The video and audio data from the 10 workshops constituted the ethnographic data (Heath and Hindmarsh 2002) used in the study. The data corpus consisted of 25 h of audio and video recordings from the team's 10 workshops. The transcriptions of the interactions constitute the departure point of analysis for this article. The data corpus was previously organized into 34 episodes (Jensen and Møller 2013) after careful interaction analysis (Jordan and Anderson 1995) to identify the situational objects and tools being introduced and used (Barab et al. 2001). A new episode was delimited by a start or a thematic shift pertaining to the situational object (what was worked on here and now). Often, an episode started with a question from the researcher combined with the introduction of some kind of tools and questions. The episodes varied in length from 10 to 90 min. I developed criteria for the selection of what Barab et al. (2001) conceptualized as "action relevant episodes" (ARE) for each article in the overall study in relation to the research questions. For this article, I looked for episodes that could illustrate how causal relationships become visible in the process data of school leadership development. I selected seven AREs in which a specific issue was set on the agenda, worked on, and requested. Below, I have marked in bold the episodes in the two-year trajectory of the team that were selected for this article: (Fig. 1).

Fig. 1
figure 1

Action-relevant episodes

The analytical process of researching the interactions in the team can be conceptualized as a reconstruction of sequences of episodes and events (cf. Engeström 2011).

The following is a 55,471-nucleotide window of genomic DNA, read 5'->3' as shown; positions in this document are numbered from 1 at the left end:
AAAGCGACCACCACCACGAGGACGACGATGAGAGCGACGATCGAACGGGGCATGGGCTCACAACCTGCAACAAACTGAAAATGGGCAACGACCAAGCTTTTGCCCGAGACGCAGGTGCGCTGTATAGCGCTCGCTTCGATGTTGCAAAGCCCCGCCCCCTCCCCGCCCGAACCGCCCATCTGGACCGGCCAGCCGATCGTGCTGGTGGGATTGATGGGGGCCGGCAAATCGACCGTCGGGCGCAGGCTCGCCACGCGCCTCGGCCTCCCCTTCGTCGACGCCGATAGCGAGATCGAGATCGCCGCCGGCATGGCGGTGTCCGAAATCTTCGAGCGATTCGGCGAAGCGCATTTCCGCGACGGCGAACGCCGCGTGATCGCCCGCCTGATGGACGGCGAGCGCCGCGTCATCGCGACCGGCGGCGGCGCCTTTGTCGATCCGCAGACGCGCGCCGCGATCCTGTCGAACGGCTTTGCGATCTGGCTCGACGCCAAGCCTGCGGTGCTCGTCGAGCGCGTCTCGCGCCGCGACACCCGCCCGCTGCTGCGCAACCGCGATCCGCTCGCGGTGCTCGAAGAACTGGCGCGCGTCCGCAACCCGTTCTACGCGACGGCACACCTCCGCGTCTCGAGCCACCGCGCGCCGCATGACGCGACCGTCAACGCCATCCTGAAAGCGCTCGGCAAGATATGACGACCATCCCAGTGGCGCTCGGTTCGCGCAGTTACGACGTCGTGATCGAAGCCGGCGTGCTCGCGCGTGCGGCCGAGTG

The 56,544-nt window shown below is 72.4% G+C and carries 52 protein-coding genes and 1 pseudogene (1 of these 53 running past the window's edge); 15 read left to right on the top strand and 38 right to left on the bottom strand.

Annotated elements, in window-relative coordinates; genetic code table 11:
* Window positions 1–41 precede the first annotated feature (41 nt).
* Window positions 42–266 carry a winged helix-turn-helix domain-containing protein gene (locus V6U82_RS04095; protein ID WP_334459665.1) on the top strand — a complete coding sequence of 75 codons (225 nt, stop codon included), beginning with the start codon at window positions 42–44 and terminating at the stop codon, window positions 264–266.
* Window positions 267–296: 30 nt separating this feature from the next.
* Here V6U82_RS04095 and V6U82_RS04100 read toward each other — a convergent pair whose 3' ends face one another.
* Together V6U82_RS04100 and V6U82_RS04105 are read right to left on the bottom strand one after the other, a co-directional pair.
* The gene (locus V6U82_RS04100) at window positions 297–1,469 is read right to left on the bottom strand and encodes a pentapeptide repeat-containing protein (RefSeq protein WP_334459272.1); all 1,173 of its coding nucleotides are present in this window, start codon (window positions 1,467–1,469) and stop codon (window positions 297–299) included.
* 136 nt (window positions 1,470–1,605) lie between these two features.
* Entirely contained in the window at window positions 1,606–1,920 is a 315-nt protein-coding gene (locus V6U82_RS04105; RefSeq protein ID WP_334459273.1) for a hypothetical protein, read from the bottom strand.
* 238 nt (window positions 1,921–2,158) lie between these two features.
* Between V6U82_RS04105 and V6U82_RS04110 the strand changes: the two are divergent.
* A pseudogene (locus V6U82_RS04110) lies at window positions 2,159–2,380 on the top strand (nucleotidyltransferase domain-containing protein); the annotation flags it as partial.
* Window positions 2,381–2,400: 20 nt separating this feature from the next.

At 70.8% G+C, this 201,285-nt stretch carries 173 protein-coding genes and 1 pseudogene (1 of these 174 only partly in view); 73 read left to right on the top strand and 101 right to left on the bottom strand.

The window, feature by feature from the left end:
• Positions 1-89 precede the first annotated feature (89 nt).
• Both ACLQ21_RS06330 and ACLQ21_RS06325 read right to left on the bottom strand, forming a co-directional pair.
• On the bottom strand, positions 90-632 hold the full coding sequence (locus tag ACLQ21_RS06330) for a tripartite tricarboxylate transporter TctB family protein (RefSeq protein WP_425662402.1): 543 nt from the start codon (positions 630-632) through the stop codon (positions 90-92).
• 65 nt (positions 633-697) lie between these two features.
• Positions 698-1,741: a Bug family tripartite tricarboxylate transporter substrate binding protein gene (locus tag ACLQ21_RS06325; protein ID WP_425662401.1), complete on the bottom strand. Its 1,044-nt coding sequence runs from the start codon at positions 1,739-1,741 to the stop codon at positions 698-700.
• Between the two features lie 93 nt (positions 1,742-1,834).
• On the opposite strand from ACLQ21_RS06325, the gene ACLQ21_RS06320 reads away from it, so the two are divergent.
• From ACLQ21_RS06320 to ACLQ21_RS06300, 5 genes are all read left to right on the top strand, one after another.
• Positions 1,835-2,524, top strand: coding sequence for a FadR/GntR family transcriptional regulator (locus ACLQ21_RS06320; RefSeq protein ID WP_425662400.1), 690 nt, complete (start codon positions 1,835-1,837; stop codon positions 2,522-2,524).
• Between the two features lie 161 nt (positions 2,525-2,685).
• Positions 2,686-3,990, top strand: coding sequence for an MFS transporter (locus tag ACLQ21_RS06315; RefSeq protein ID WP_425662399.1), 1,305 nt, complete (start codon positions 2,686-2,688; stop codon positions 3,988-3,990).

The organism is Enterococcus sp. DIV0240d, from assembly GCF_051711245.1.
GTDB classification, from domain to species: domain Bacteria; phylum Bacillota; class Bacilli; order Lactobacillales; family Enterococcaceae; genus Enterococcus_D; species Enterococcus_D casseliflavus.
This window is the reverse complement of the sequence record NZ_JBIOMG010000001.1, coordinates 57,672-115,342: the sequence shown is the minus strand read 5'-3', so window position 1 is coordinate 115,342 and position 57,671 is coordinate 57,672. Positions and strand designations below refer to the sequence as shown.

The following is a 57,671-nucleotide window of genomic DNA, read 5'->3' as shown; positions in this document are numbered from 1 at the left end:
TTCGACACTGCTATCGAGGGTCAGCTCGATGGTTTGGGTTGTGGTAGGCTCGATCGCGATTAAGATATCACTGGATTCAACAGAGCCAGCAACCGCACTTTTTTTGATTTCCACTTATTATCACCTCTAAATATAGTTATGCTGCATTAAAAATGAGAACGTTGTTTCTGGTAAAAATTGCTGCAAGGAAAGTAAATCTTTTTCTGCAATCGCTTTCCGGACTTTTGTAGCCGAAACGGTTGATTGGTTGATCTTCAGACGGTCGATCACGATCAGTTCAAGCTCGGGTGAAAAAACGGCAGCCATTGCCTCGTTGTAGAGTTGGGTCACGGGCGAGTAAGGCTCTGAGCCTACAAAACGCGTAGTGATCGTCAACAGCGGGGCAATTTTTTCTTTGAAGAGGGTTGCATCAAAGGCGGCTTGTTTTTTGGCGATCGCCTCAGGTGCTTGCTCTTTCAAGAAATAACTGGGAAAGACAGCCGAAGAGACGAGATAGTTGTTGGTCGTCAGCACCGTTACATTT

A researcher involvement in the unit being researched may challenge the analytical perspective of the research. This limitation is widely discussed in research literature (see, for example, Barab and Kirshner 2001; Goodson 1993). Several strategies were undertaken to secure the quality of the study. For example, all actions and interactions in the team were recorded, transcribed, and coded. The analyses were discussed among many researchers and fed back to the informants. CHAT was selected as the overall theoretical framework for the whole study, which enabled me to provide analyses of the study across the sub-studies within a consistent theoretical framework. There was a time lag between collecting and analyzing the data to create the distance needed to produce critical analysis of the interactions. The need to translate the data from Norwegian to English may represent a threat. To compensate for this threat, the concepts were carefully selected and discussed among researcher colleagues nationally and internationally, and the translations were proofread.

In the next section, I explore how episodes relate across episodes and settings.

Results: how processes relate across episodes and settings